Understanding Police

By Kelsey Rettke

On Tuesday, Dec. 6 in the Center for the Sciences, Jessica Sims, a researcher in the University of Chicago department of psychology, gave a lecture titled “Understanding Police and Expert Performance: The Effect of Training on Stereotypic Basis in the Decision to Shoot.”

The lecture discussed four main issues: the problem of prejudice, the role of stereotypes and “the police officer’s predicament,” typical findings from the paradigm, increasing stereotype accessibility, and boundary conditions of training.

Sims explained how historical perceptions can sometimes enforce prejudice or discrimination, and how modern forms of bias are less subtle, or even in some cases can be unconscious, or not recognized as a prejudice.

Sims then discussed “the police officer’s predicament.” There are a series of factors that enforced the idea that the pattern of racial bias may reflect the accessibility of stereotypes that link a certain racial group to violence. These factors include ambiguous situations, time pressure and secondary cues such as race, gender and neighborhood settings.

Sims then described an experiment she did which consisted of a series of first-person-shooter-like scenarios where a white or African-American figure was shown holding either a gun or a harmless object. The participant was then given a set of two buttons “Shoot” or “Don’t Shoot” and graded on 3 factors:  their reaction time, choice and accuracy.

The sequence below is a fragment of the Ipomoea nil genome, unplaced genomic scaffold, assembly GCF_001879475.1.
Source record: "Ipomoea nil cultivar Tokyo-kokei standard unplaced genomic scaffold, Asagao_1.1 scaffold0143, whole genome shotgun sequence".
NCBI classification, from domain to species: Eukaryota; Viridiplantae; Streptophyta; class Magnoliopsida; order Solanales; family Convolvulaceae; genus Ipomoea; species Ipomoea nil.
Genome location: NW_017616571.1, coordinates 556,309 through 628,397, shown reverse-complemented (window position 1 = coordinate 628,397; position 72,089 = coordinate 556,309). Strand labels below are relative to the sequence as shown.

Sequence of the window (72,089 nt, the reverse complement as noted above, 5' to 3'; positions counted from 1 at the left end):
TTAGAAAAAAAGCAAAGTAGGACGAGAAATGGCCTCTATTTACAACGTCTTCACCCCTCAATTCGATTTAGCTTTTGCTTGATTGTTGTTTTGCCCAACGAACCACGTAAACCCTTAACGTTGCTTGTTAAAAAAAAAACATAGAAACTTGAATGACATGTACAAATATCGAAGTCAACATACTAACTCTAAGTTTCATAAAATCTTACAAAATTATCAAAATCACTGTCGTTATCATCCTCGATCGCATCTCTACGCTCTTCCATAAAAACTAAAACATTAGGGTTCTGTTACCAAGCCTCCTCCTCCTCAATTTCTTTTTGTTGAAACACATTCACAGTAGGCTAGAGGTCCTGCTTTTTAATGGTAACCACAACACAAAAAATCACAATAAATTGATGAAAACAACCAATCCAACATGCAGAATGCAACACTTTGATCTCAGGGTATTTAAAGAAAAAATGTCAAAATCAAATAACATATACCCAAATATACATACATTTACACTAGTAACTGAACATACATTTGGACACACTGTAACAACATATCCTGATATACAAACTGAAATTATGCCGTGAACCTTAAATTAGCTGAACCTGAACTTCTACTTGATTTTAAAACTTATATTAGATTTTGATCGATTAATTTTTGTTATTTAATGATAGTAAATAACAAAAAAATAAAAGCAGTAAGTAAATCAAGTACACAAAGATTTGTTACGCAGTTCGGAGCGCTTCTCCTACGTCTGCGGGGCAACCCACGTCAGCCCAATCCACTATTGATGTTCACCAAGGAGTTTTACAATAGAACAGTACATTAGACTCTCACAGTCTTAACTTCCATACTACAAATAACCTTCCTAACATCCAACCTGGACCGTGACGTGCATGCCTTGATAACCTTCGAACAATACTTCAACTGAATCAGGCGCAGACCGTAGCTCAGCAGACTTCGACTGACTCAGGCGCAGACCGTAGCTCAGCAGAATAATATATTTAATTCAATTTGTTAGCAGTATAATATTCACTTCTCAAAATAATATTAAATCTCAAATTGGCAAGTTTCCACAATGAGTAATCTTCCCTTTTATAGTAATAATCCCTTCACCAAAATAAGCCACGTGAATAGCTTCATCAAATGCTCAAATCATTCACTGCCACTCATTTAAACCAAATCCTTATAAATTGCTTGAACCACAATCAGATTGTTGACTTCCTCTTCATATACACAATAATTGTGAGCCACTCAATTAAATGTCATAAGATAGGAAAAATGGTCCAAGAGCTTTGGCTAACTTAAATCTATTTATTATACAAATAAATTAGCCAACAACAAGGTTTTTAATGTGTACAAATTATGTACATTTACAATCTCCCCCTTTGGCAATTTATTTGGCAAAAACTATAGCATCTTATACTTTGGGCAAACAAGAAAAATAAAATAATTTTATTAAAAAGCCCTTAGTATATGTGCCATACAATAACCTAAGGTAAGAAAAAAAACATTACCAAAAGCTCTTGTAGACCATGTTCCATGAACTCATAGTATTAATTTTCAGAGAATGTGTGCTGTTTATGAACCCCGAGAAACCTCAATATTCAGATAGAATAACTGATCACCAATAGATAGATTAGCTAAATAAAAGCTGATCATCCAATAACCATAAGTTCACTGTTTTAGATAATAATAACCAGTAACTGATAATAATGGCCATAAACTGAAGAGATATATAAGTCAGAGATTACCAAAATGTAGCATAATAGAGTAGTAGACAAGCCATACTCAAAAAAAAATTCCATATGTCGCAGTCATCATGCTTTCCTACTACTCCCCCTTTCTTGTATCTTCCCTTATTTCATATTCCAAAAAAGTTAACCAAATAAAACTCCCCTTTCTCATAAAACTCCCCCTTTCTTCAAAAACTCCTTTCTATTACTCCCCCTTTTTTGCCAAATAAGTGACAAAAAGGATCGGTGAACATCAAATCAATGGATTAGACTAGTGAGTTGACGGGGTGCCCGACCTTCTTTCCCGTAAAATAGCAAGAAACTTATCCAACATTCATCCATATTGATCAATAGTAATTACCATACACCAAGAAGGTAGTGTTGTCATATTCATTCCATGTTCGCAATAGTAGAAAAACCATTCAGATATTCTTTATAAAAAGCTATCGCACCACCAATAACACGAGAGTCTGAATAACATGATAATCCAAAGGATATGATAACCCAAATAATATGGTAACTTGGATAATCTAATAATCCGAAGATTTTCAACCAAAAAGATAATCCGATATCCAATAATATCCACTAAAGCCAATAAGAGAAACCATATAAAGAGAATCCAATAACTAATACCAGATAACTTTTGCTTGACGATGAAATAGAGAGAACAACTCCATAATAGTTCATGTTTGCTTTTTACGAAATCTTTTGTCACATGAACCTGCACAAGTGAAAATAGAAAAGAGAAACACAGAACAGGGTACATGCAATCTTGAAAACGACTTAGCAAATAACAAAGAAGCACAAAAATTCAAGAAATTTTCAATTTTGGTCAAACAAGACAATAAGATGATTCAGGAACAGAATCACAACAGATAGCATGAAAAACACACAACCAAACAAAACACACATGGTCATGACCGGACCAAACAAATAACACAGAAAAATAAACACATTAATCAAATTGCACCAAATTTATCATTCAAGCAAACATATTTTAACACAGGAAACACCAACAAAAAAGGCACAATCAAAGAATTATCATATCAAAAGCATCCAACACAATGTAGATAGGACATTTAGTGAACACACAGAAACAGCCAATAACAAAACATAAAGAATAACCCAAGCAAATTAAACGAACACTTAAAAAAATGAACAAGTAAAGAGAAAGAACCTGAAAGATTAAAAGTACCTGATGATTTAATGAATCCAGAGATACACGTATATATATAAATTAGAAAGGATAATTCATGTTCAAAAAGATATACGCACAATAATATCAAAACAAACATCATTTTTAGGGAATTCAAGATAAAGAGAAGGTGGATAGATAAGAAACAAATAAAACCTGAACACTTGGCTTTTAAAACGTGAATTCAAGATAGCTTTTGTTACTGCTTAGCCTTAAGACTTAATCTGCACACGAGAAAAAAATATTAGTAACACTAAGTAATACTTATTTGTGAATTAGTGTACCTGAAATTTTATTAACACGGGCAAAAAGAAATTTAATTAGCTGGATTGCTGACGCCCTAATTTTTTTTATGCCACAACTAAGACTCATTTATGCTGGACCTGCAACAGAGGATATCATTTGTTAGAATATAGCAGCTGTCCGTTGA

This experiment was performed with a number of groups: Denver Police Officers, a compilation of police officers on a national level and presumably un-trained community members. The results showed a level of consistency in the police officer tests where their ability to shoot faster showed no evidence of racial bias, but rather their formal training with a weapon.  Community members showed a faster reaction time and a slight racial bias for armed figures.

There are many “real-life implications” to this scenario that cannot be taken into account with the experiment, such as special-crimes unit police officers, who work in hostile situations daily, regular patrol officers and gang units who perhaps deal with a certain group frequently.



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